ESR 13:191-201 (2011)  -  DOI: https://doi.org/10.3354/esr00313

Home range and movement of desert tortoises Gopherus agassizii in the Mojave Desert of California, USA

Bryan R. Franks, Harold W. Avery*, James R. Spotila

Department of Biology, Drexel University, 3141 Chestnut St., Philadelphia, Pennsylvania 19104, USA
*Corresponding author. Email:

ABSTRACT: Radio telemetry of 29 desert tortoises Gopherus agassizii in 2000 and 60 in 2001 at 4 sites in the Mojave Desert of California, USA, revealed that males had larger home ranges and moved greater distances than females, but that tortoises at sites with more rainfall did not always have larger home ranges or move greater distances. The Ivanpah Valley received more rainfall than the Fort Irwin area, Superior Valley, and Fremont, but differences between home range size and rainfall were not consistent. Within the Ivanpah Valley, the plot at the highest elevation received more rainfall than the lower plots. However, within the Ivanpah Valley, tortoises at the 3 locations did not differ in home range and movement. In the wetter year (2001), female tortoises moved greater distances each day at Ivanpah than female tortoises at Superior and Fremont, which were drier sites. Males moved farther per day than females in both years. In 2001, female tortoises in the Ivanpah Valley used more burrows than tortoises at Fremont and Superior, but similar numbers as tortoises at Fort Irwin. There was no mortality of tortoises in 2000 and a 5% mortality in 2001.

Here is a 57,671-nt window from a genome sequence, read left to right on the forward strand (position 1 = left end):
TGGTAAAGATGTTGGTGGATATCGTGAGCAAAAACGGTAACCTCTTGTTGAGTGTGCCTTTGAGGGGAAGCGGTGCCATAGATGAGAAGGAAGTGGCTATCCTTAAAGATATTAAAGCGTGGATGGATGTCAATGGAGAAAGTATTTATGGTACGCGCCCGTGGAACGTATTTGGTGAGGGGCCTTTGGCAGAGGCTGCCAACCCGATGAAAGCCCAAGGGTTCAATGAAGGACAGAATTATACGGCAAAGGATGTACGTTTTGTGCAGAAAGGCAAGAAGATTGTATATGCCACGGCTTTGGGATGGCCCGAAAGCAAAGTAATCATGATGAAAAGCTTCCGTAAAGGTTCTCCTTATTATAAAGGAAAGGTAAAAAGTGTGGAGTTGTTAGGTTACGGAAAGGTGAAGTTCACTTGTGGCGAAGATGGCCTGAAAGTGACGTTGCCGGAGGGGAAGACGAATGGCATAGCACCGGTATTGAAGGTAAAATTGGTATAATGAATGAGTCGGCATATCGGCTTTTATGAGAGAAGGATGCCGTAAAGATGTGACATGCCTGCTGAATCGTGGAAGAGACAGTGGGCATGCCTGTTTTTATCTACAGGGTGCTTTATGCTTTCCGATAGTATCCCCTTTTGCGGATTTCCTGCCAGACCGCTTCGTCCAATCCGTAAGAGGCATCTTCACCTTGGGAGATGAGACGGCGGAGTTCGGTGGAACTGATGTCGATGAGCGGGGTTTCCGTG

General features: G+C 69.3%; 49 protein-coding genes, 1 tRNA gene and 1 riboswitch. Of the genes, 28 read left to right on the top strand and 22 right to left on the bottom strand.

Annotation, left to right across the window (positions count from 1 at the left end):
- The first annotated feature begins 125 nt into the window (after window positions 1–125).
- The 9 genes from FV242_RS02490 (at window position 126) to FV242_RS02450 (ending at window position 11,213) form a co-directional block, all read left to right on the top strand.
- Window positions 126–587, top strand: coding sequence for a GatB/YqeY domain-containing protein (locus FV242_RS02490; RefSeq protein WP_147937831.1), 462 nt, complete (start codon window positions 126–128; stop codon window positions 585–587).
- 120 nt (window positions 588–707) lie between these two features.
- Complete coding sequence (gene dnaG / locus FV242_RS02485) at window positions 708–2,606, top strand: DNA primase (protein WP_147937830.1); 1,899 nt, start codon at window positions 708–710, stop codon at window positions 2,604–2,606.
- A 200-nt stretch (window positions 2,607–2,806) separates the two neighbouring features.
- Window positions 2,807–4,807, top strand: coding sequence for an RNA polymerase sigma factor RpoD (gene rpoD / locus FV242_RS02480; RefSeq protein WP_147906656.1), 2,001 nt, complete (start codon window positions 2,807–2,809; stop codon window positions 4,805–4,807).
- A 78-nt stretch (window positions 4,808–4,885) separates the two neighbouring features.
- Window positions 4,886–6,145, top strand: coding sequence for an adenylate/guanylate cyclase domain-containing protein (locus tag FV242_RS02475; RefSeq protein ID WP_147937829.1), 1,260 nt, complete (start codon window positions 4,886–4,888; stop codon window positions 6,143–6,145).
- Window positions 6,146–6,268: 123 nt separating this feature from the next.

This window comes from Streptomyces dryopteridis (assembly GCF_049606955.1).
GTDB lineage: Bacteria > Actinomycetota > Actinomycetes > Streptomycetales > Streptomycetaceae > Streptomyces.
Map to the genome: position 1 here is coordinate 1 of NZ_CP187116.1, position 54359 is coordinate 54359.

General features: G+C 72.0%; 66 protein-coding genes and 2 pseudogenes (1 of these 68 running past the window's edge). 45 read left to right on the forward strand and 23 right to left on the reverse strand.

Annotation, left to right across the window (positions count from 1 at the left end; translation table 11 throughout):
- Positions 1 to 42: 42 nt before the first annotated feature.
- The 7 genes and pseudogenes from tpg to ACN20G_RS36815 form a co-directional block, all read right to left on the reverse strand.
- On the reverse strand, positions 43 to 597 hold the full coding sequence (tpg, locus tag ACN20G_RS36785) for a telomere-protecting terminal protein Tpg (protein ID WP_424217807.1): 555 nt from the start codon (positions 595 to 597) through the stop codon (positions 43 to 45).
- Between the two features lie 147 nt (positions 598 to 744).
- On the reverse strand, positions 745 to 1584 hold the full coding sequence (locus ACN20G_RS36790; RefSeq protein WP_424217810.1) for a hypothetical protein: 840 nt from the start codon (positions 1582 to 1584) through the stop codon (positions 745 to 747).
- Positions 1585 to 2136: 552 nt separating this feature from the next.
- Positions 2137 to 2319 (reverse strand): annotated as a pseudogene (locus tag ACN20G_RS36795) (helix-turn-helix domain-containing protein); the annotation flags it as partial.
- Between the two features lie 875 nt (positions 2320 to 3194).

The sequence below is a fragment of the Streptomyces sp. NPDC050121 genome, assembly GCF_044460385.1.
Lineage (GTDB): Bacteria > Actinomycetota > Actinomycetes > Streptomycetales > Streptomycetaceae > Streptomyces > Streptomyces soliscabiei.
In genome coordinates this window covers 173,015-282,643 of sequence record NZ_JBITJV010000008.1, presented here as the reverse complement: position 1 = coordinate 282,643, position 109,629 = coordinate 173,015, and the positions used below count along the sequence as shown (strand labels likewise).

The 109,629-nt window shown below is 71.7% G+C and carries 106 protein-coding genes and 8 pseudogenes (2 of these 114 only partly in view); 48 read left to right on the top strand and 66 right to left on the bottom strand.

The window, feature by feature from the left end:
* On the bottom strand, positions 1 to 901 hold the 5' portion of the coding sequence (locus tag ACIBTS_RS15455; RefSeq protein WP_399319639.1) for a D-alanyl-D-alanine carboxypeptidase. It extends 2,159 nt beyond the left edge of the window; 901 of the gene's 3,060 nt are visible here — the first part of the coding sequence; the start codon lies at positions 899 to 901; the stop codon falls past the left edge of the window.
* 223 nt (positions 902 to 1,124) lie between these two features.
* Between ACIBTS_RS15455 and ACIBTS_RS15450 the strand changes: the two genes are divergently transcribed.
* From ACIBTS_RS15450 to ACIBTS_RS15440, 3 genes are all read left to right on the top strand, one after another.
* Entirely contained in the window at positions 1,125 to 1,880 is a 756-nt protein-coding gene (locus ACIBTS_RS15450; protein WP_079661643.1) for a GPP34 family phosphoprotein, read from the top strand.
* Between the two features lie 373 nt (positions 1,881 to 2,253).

KEY WORDS: Desert tortoise · Radio telemetry · Rainfall · Ivanpah Valley · Fort Irwin · Minimum convex polygon · Climate change


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Cite this article as: Franks BR, Avery HW, Spotila JR (2011) Home range and movement of desert tortoises Gopherus agassizii in the Mojave Desert of California, USA. Endang Species Res 13:191-201. https://doi.org/10.3354/esr00313

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